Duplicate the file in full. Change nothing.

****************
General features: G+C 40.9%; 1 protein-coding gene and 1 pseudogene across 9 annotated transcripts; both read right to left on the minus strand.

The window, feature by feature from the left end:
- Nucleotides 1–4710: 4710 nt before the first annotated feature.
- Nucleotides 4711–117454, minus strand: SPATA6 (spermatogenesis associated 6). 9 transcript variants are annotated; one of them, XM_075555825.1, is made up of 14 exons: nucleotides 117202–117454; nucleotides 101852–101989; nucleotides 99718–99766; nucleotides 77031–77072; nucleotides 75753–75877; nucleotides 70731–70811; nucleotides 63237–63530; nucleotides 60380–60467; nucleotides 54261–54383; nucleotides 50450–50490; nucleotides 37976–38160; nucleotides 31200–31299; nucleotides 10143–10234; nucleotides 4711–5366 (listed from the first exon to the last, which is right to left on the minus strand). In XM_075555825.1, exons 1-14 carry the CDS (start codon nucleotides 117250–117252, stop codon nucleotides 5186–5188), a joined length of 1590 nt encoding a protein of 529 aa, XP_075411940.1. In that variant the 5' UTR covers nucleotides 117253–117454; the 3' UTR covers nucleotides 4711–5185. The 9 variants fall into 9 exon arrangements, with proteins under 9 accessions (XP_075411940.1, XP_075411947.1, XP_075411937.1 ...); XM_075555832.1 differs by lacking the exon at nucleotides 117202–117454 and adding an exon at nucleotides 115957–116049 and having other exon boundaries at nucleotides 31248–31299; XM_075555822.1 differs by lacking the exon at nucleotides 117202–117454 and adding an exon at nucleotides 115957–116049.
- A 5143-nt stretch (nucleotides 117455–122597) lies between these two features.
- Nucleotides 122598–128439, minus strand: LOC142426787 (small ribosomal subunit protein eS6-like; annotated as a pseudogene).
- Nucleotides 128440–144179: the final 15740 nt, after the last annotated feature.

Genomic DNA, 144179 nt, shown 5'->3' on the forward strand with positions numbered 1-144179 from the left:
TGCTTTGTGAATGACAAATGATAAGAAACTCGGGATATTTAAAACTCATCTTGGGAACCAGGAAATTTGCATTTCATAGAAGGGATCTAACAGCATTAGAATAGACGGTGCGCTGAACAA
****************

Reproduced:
General features: G+C 40.9%; 1 protein-coding gene and 1 pseudogene across 9 annotated transcripts; both read right to left on the minus strand.

The window, feature by feature from the left end:
- Nucleotides 1–4710: 4710 nt before the first annotated feature.
- Nucleotides 4711–117454, minus strand: SPATA6 (spermatogenesis associated 6). 9 transcript variants are annotated; one of them, XM_075555825.1, is made up of 14 exons: nucleotides 117202–117454; nucleotides 101852–101989; nucleotides 99718–99766; nucleotides 77031–77072; nucleotides 75753–75877; nucleotides 70731–70811; nucleotides 63237–63530; nucleotides 60380–60467; nucleotides 54261–54383; nucleotides 50450–50490; nucleotides 37976–38160; nucleotides 31200–31299; nucleotides 10143–10234; nucleotides 4711–5366 (listed from the first exon to the last, which is right to left on the minus strand). In XM_075555825.1, exons 1-14 carry the CDS (start codon nucleotides 117250–117252, stop codon nucleotides 5186–5188), a joined length of 1590 nt encoding a protein of 529 aa, XP_075411940.1. In that variant the 5' UTR covers nucleotides 117253–117454; the 3' UTR covers nucleotides 4711–5185. The 9 variants fall into 9 exon arrangements, with proteins under 9 accessions (XP_075411940.1, XP_075411947.1, XP_075411937.1 ...); XM_075555832.1 differs by lacking the exon at nucleotides 117202–117454 and adding an exon at nucleotides 115957–116049 and having other exon boundaries at nucleotides 31248–31299; XM_075555822.1 differs by lacking the exon at nucleotides 117202–117454 and adding an exon at nucleotides 115957–116049.
- A 5143-nt stretch (nucleotides 117455–122597) lies between these two features.
- Nucleotides 122598–128439, minus strand: LOC142426787 (small ribosomal subunit protein eS6-like; annotated as a pseudogene).
- Nucleotides 128440–144179: the final 15740 nt, after the last annotated feature.

Genomic DNA, 144179 nt, shown 5'->3' on the forward strand with positions numbered 1-144179 from the left:
TGCTTTGTGAATGACAAATGATAAGAAACTCGGGATATTTAAAACTCATCTTGGGAACCAGGAAATTTGCATTTCATAGAAGGGATCTAACAGCATTAGAATAGACGGTGCGCTGAACAA